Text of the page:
Tuesday, September 07, 2010

Paul Barratt speaks

Like me, Paul Barratt is one of those New Englanders whose personal connections are deeply entwined with the North. We link and interlink in just so many ways. Both of us had to leave New England, in Paul's case  for a very distinguished career in the Commonwealth Public Service.

I mention this because Paul has just completed a series of posts directly relevant to New England concerns. In date order, they are:

One of the things that I struggle to get across sometimes is that New England has its own political and intellectual traditions that are not the exactly same as those holding elsewhere in Australia. We think and care in slightly different ways.

Both Paul and I in our own ways represent those traditions. Now, in our writing, we try to get this across, to preserve and develop something that we believe is of value.

You won't find the names, the events, the traditions that we value, in today's conventional history books. That history is written by others who, for reasons of locale or fashion, do not share our concerns. We write in part to redress this.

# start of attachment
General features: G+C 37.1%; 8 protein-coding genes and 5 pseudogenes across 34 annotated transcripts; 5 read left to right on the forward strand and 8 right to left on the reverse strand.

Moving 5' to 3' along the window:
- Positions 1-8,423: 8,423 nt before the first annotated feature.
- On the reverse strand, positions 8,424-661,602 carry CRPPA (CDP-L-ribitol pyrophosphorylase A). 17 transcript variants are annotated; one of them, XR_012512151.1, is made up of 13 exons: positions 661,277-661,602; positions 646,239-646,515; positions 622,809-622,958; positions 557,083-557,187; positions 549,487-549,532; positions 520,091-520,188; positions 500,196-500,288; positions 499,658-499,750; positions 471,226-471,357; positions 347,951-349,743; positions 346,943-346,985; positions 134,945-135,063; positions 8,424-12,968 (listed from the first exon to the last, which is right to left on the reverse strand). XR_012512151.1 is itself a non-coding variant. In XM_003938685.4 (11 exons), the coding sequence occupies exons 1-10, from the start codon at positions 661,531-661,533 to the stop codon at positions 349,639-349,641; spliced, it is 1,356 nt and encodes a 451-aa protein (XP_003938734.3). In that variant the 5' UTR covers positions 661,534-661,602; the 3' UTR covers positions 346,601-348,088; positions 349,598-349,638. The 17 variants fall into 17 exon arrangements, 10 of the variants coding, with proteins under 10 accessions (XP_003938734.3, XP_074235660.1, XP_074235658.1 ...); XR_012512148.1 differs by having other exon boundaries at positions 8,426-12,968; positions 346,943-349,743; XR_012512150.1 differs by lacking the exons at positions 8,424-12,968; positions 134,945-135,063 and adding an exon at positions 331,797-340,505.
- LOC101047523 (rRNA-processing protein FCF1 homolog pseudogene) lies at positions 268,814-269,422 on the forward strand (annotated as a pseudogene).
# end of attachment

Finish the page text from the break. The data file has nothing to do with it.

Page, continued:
I think that's important. Once we lose our past, we are truly lost.       


Greg said...

Jim, the "we are over-governed" mantra is often accompanied by the totally unrealistic call that the states should be abolished. It seems that one of the great failings of our education system is the ignorance of so many Australians of our own system of government

I strongly doubt that our founding fathers fully imagined the potential for misuse of Commonwealth grants to control the policies and activities of the states. It has turned our states into little more than compliant agents of the Commonwealth.

After 110 years of federation it is time for that constitutional convention to re-define Commonwealth-State relations and division of powers. In fact it is absolutely essential if we ever hope to see effective government at the state level again.

To quote the prime minister today "one size does not fit all". If only that weren't just a catch phrase.

Jim Belshaw said...

I agree with you, of course, Greg. One of our problems is that constitutional issues are simply not sexy. Discussions rarely focus on principles.